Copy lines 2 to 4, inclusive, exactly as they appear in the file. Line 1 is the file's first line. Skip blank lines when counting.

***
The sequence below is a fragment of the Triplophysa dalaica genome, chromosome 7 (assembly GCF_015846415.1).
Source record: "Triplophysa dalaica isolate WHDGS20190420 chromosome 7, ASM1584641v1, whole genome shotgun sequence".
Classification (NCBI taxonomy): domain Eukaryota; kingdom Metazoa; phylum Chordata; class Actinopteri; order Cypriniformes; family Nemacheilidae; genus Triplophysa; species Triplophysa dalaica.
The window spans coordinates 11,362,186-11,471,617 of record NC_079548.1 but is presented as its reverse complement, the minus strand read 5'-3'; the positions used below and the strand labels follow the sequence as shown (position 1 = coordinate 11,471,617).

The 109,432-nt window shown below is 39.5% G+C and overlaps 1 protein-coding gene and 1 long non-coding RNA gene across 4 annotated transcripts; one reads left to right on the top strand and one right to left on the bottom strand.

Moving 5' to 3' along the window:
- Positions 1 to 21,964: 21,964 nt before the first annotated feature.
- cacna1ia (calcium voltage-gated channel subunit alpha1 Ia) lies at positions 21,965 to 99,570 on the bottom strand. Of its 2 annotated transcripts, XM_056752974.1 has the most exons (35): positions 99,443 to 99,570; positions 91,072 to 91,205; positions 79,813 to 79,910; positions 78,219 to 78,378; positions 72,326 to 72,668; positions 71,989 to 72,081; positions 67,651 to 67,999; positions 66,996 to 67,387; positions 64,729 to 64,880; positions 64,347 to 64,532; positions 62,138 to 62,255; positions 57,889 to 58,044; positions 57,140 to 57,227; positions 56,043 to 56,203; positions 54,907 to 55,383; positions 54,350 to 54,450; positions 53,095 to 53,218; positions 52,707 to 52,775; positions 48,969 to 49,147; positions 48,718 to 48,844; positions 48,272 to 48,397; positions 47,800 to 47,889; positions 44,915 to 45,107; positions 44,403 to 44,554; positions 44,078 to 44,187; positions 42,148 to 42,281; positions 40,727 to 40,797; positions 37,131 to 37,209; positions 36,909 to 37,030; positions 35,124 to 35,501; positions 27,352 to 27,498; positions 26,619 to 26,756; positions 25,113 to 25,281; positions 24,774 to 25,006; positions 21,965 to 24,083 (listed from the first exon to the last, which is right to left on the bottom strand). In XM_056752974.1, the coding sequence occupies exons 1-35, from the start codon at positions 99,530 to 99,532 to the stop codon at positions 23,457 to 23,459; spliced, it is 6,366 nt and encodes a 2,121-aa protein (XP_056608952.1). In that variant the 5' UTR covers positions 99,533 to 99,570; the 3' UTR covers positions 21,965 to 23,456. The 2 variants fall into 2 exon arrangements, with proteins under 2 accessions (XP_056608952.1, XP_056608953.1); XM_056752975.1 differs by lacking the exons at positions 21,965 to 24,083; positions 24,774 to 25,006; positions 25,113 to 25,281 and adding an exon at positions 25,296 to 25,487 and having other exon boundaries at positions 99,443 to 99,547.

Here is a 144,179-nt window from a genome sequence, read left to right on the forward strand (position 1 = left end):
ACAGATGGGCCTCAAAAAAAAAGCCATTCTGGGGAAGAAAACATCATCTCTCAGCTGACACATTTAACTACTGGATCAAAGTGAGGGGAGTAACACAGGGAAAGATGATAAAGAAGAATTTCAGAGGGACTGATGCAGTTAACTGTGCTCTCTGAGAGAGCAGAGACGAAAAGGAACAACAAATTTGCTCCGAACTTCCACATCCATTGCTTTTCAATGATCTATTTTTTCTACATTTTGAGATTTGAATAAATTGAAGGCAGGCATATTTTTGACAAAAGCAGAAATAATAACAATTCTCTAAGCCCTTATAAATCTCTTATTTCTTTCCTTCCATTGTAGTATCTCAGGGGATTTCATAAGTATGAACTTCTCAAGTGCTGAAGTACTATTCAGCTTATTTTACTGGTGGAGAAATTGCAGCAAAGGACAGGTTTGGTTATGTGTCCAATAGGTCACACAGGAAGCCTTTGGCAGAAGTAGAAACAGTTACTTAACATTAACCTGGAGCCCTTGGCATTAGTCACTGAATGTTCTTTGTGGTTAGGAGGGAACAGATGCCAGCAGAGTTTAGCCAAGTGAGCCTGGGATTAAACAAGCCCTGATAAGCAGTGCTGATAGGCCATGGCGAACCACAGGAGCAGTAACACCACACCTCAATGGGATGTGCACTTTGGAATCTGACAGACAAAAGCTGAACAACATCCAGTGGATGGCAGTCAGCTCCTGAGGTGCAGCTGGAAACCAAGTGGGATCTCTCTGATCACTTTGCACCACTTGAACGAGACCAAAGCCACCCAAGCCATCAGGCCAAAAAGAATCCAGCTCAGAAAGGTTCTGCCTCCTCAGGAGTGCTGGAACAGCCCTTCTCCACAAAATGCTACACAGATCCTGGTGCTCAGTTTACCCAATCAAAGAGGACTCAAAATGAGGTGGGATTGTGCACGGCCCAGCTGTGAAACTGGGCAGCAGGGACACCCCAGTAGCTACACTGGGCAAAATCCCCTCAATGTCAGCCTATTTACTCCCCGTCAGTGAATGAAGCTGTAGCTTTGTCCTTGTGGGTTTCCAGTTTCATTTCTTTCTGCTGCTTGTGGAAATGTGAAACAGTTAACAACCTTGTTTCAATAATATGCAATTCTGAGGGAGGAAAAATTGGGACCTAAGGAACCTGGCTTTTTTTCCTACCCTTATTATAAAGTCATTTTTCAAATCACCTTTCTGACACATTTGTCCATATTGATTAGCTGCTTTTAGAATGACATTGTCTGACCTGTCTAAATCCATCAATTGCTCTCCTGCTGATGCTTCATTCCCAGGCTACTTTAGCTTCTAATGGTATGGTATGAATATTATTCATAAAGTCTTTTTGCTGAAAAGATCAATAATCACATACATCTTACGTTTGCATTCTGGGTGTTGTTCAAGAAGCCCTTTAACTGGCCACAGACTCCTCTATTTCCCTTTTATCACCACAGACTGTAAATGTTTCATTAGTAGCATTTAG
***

Source record: "Triplophysa dalaica isolate WHDGS20190420 chromosome 7, ASM1584641v1, whole genome shotgun sequence".
Classification (NCBI taxonomy): domain Eukaryota; kingdom Metazoa; phylum Chordata; class Actinopteri; order Cypriniformes; family Nemacheilidae; genus Triplophysa; species Triplophysa dalaica.
The window spans coordinates 11,362,186-11,471,617 of record NC_079548.1 but is presented as its reverse complement, the minus strand read 5'-3'; the positions used below and the strand labels follow the sequence as shown (position 1 = coordinate 11,471,617).